Building Contractor Ignored Complaints of Racial Harassment and Fired Black Employees in Retaliation, Federal Agency Charges
MEMPHIS, Tenn. – Skanska USA Building, Inc., a building contractor headquartered in Parsippany, N.J., will pay $95,000 to settle a racial harassment and retaliation lawsuit brought by the U.S. Equal Employment Opportunity Commission (EEOC), the agency announced today.
According to the EEOC’s suit, Skanska violated federal law by allowing workers to subject a class of black employees who were working as buck hoist operators to racial harassment, and by firing them for complaining to Skanska about the misconduct. Skanska served as the general contractor on the Methodist Le Bonheur Children’s Hospital in Memphis, where the incidents in this lawsuit took place. The class of black employees worked for C-1, Inc. Construction Company, a minority-owned subcontractor for Skanska. Skanska awarded a subcontract to C-1 to provide buck hoist operations for the construction site and thereafter supervised all C-1 employees while at the work site.
The EEOC charged that Skanska failed to properly investigate complaints from the buck hoist operators that white employees subjected them to racially offensive comments and physical assault. The EEOC alleged that after Maurice Knox, one of the buck hoist operators, complained about having urine and feces thrown on him at the job site, Skanska cancelled its contract with C-1 Inc., and immediately fired all of its black buck hoist operators. With assistance from the Memphis Minority Business Council’s president, Skanska reinstated the contract with C-1 and recalled the black buck hoist operators to work. The white employees, however, continued to subject the buck hoist operators to racial harassment on a daily basis.
Such alleged conduct violates Title VII of the Civil Rights Act of 1964. The EEOC filed suit (EEOC v. Skanska USA Building, Inc., Civil Action No. 2:10-cv-02717) in U.S. District Court for the Western District of Tennessee after first attempting to reach a pre-litigation settlement through its conciliation process.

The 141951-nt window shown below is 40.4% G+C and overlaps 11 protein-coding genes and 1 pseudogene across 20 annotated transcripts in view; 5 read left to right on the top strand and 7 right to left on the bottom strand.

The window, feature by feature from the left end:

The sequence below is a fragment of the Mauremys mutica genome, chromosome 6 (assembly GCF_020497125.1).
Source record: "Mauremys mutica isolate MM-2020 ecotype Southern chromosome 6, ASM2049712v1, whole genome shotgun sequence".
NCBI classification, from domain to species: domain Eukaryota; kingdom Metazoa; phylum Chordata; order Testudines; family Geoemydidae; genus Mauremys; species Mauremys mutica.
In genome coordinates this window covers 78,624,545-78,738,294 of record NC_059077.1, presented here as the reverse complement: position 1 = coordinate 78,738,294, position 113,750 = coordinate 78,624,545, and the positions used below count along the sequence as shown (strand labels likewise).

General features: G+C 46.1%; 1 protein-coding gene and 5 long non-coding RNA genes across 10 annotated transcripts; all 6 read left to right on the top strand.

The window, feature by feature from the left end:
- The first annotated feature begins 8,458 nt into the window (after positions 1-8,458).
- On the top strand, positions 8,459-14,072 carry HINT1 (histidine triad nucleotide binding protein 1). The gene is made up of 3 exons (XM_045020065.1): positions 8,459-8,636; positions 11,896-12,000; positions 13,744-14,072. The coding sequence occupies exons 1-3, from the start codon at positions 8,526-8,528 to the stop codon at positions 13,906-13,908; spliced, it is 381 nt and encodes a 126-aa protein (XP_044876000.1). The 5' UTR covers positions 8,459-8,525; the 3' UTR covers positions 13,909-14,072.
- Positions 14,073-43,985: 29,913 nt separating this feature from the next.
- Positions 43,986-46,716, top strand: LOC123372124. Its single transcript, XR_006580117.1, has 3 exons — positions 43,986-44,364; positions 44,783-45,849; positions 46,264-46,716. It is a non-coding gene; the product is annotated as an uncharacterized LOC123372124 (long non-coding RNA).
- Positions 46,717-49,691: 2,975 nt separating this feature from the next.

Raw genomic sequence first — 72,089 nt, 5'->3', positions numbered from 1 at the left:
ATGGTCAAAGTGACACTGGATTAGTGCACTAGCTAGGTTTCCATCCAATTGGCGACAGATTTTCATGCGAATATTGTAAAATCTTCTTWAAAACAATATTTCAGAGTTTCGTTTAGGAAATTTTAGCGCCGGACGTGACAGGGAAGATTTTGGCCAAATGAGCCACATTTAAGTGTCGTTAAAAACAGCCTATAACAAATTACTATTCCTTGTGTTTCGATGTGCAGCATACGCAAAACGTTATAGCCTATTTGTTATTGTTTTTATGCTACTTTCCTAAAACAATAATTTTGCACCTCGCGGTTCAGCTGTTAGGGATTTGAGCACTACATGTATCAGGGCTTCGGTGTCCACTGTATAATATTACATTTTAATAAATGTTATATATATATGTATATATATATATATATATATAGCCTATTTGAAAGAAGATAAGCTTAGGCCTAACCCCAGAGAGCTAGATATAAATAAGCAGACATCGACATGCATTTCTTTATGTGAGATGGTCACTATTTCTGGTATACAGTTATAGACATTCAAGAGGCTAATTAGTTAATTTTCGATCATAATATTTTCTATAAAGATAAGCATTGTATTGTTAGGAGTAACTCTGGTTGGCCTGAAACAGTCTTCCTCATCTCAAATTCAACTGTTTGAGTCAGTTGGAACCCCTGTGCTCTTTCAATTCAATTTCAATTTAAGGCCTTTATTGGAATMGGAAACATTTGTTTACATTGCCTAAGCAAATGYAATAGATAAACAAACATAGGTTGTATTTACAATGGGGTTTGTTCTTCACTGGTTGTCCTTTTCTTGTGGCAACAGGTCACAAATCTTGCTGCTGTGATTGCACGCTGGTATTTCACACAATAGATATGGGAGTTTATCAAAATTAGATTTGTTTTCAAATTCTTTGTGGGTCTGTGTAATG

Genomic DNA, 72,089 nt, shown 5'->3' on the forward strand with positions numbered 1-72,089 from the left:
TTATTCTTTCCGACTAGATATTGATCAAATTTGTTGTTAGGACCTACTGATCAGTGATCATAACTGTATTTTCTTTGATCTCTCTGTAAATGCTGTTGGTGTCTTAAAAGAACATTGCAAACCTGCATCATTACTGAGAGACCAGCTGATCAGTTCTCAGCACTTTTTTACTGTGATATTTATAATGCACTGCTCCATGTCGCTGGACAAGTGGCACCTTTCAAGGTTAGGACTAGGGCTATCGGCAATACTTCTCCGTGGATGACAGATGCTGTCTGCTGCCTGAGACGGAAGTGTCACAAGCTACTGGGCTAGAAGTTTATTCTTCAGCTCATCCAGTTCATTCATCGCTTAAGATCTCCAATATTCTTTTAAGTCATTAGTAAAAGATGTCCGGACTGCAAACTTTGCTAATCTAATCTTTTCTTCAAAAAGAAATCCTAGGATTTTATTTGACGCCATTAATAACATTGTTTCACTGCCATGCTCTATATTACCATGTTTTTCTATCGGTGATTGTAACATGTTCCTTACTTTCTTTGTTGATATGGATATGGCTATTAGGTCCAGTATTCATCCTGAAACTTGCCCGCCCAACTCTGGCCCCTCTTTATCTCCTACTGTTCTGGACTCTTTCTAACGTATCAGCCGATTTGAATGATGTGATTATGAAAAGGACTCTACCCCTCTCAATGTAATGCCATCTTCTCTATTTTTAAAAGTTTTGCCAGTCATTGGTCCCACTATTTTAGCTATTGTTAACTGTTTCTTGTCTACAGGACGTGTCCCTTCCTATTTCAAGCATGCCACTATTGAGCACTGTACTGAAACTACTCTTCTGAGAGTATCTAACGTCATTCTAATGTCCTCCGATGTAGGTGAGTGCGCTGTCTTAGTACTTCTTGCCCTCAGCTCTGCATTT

During litigation, Skanska asserted that it did not employ the sub-contracted buck hoist operators. The U.S. District Court for the Western District of Tennessee ruled in favor of Skanska, granting summary judgment. After the EEOC appealed, the U.S. Court of Appeals for the Sixth Circuit reversed the ruling and remanded the case. The Sixth Circuit acknowledged that it had not previously applied the joint employer theory in a Title VII case. According to the joint employer theory, two separate entities are considered to be joint employers if they share or co-determine essential terms and conditions of employment. The Sixth Circuit adopted the joint employer theory in the Title VII context and held that there was sufficient evidence to hold Skanska liable as a joint employer because Skanska supervised and controlled the day-to-day activities of the buck hoist operators.
Besides the $95,000 in monetary relief, the three-year consent decree settling the lawsuit enjoins Skanska from subjecting employees to racial harassment or retaliating against any employee who lodges a discrimination complaint. The consent decree also requires defendant to provide in-person training on race discrimination and retaliation, maintain records of any complaints of racial harassment, and provide annual reports to the EEOC. Knox intervened in the EEOC’s lawsuit and settled his claim separately for an undisclosed amount.
“Employees should not have to endure a racially hostile work environment to make a living,” said Faye Williams, regional attorney for the EEOC’s Memphis District Office, which serves Tennessee, Arkansas and portions of Mississippi. “This case highlights the importance of companies providing training in the workplace on anti-discrimination laws for its employees.”
According to company information, Skanska USA Building, Inc. is a building contractor with approximately 3,000 employees and 26 offices nationwide. Skanska acts as a general contractor for many construction sites, including the Methodist Le Bonheur Children’s Hospital in Memphis, which was completed in 2010.
The EEOC enforces federal laws prohibiting employment discrimination. Further information about the EEOC is available on its web site at www.eeoc.gov.